“The art market is not really a market; it’s too small to qualify as one. Furthermore, if it is a market, it’s a market of uniques. Therefore, there is no true comparability between prices. Finally, it’s a market of Geffen goods which is what gives it such strange characteristics. Geffen was a nineteenth century economist who said that there are certain goods that will disobey the basic laws of supply and demand that when the price drops to a certain level, instead of demand rising, demand will suddenly begin to drop. As the price drops, demand will drop further, so there is a cliff in the supply and demand curve at some critical price level.”

“When is the art market going to crash? When the stock market crashes, when the real estate market crashes.”

(Note: This was in 2006, before the stock and property markets crashed. He was mostly wrong about the art market, though. Apparently even an art dealer who deals with blue chip clients couldn’t imagine that the rich would keep on getting richer during an apparently endless recession as they have done since 2008.)

“Art is an object with no utility, as the economists would say. The utility of a painting is zero… If we can come to some agreement that these things have a certain value, then that object deserves to be of higher value than anything because it has escaped the bonds of the physical world.” Continue reading


27 Feb

Named for the Italian con artist Carlo (or Charles) Ponzi, who in the 1920s relieved investors of about $420,000 (equivalent to about $4.5 million if he’d done something similar in the 21st century). The main characteristics of what’s now called a Ponzi Scheme is that it pays “profits” to investors from their own money, or from the money provided by subsequent investors. They rarely make any legitimate profits. They’re often based on vague promises and unrealistic projections, as indeed are many of the originally legal schemes like hedge funds; hedge funds can also very easily degenerate into illegal Ponzi schemes when they go wrong, and this has happened with particular frequency since the turn of the last century. Ponzi Schemes inevitably collapse either on purpose– because the fraudster makes off with all the money, as they always intended to– or when investment stalls.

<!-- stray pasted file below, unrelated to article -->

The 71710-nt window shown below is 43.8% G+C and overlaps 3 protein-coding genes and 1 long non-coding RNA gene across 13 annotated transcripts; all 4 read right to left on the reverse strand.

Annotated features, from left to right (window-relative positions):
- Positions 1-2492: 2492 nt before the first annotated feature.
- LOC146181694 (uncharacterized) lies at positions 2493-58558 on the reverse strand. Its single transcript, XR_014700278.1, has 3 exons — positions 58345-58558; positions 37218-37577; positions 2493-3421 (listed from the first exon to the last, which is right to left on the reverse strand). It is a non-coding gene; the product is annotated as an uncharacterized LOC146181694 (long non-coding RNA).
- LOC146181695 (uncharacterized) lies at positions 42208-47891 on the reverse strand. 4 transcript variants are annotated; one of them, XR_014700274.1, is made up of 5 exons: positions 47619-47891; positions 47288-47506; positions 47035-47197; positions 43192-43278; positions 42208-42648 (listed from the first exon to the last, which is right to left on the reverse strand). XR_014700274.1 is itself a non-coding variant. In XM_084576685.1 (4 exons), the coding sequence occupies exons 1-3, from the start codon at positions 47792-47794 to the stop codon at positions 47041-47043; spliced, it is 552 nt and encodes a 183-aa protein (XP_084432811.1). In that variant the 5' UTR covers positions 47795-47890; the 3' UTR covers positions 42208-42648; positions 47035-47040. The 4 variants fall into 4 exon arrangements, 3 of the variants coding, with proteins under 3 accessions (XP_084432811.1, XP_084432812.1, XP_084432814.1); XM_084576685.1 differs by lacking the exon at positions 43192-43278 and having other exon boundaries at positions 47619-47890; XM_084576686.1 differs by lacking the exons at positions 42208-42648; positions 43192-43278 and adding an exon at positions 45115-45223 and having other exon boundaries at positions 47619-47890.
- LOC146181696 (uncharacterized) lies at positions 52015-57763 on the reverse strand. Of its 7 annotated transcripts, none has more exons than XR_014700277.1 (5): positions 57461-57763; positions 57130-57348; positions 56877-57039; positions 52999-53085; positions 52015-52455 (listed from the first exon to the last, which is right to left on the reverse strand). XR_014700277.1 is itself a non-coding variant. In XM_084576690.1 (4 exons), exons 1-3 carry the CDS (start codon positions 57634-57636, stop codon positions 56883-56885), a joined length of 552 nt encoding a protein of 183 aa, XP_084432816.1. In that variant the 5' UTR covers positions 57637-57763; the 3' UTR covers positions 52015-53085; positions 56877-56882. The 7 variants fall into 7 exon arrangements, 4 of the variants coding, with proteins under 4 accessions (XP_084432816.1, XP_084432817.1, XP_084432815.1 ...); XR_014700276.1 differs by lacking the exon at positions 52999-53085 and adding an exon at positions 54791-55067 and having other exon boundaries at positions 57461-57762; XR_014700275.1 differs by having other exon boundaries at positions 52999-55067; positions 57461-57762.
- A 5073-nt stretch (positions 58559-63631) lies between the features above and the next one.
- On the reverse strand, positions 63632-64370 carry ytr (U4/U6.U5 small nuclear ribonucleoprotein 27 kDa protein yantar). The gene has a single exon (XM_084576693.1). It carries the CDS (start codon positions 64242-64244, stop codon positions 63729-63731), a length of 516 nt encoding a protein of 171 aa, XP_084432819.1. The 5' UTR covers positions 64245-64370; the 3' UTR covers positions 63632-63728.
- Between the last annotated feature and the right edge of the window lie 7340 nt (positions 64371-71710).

Of course Ponzi was neither the first nor the last to operate in this way for his own enrichment. In an infamous case of 2008-2009, Bernie Madoff was eventually sentenced to 150 years in prison for the biggest securities fraud/Ponzi Scheme in history, with losses to investors costing $65 billion.

Now let me suggest a scenario to you, the arty people who read this blog: a large number of artists pay an “entry fee” or “administration fee” in order to have their work considered for an exhibition or a prize. There will be vague promises of it being your big break, that big knobs will see your work, an implication of nothing ventured nothing gained, that you have to speculate to copulate or something like that, I don’t know what the phrase is. Only a few of the entrants, or only one, will actually receive anything. Most will receive nothing, but they’ve all paid for the person who did get something… which is much more likely to be the person or business who’s running the competition than it’s likely to be any of  the entrants. This is also a form of Ponzi Scheme, don’t you think?